I'd like to express that a certain framework is very versatile and can model a wide array of phenomena. What I have so far is

This setup is extremely general, and allows for modeling systems as diverse as X and Y

Where X and Y are examples of two very different systems. Is this OK? It sounds a bit off to me. If not, how do I properly format this sentence?

Also, I'm not sure what the appropriate tags are for this question, please feel free to edit them.

  • X and Y aren't real diverse. If for X you substitute "the Federal Reserve System's complex procedure for evaluating and predicting the threats against the dollar in global markets", and something even more complex for Y, then you might want to consider reformatting.
    – Hot Licks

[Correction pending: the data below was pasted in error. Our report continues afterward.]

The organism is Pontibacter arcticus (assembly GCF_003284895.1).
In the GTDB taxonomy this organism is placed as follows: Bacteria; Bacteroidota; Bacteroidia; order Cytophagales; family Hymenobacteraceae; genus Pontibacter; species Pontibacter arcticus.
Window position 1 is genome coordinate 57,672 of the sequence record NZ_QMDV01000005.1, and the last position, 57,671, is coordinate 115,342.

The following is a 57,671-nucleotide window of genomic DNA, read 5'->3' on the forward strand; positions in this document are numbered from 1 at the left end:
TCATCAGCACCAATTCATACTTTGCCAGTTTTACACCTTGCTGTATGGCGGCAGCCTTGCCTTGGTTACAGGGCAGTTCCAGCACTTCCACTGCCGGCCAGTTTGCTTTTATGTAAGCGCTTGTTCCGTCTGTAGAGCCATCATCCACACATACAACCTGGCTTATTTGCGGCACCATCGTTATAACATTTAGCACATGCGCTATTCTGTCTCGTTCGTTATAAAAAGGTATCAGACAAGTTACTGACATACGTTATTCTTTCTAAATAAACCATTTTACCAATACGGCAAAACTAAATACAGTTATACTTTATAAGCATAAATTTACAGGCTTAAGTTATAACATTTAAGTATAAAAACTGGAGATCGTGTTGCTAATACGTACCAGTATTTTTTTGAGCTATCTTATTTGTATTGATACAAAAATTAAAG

Jul 28 '19 at 12:49
  • You could say “...modelling everything from [X] to [Y]”
    – Jim
    Dec 26 '19 at 14:06

Diverse certainly carries the sense you require here:

diverse adjective ... B2 ...

​[b] very different from each other:

We hold very diverse views on the topic.

[CED, adjusted]

The complication here is that the default sense of 'diverse' speaks of variation within a composite unit:

B2 [a] including many different types of people or things: ...

New York is a very culturally/ethnically diverse city. ...

Linguistics embraces a diverse range of subjects such as phonetics and stylistics.

There is a diverse range of opinion on the issue.

India is quite diverse, both politically and religiously.

Members of the largest and most diverse phylum of animals (Arthropoda), have segmented bodies and an external skeleton.

So, to avoid this ambiguity which possibly defaults to the unintended sense (X is diverse and Y is also diverse) (although context would lead the informed reader to suspect the intended reading), one could use

This setup is extremely general, and allows for modeling systems as different / disparate [stronger] as X and Y.

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